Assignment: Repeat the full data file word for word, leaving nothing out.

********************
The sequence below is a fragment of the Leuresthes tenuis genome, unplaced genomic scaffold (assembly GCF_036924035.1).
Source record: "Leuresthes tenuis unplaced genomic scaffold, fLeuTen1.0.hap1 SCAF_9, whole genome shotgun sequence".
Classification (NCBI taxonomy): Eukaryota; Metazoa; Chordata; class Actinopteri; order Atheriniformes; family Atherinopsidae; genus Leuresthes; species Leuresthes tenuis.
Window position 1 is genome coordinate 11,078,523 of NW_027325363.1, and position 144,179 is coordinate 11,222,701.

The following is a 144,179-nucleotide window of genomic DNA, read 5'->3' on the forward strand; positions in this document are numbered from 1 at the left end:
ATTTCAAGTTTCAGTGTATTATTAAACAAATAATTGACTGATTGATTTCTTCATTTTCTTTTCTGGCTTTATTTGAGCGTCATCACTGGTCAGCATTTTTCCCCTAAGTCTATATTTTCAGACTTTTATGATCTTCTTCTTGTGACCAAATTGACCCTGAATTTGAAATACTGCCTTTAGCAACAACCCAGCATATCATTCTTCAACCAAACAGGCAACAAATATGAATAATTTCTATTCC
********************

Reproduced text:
The sequence below is a fragment of the Leuresthes tenuis genome, unplaced genomic scaffold (assembly GCF_036924035.1).
Source record: "Leuresthes tenuis unplaced genomic scaffold, fLeuTen1.0.hap1 SCAF_9, whole genome shotgun sequence".
Classification (NCBI taxonomy): Eukaryota; Metazoa; Chordata; class Actinopteri; order Atheriniformes; family Atherinopsidae; genus Leuresthes; species Leuresthes tenuis.
Window position 1 is genome coordinate 11,078,523 of NW_027325363.1, and position 144,179 is coordinate 11,222,701.

The following is a 144,179-nucleotide window of genomic DNA, read 5'->3' on the forward strand; positions in this document are numbered from 1 at the left end:
ATTTCAAGTTTCAGTGTATTATTAAACAAATAATTGACTGATTGATTTCTTCATTTTCTTTTCTGGCTTTATTTGAGCGTCATCACTGGTCAGCATTTTTCCCCTAAGTCTATATTTTCAGACTTTTATGATCTTCTTCTTGTGACCAAATTGACCCTGAATTTGAAATACTGCCTTTAGCAACAACCCAGCATATCATTCTTCAACCAAACAGGCAACAAATATGAATAATTTCTATTCC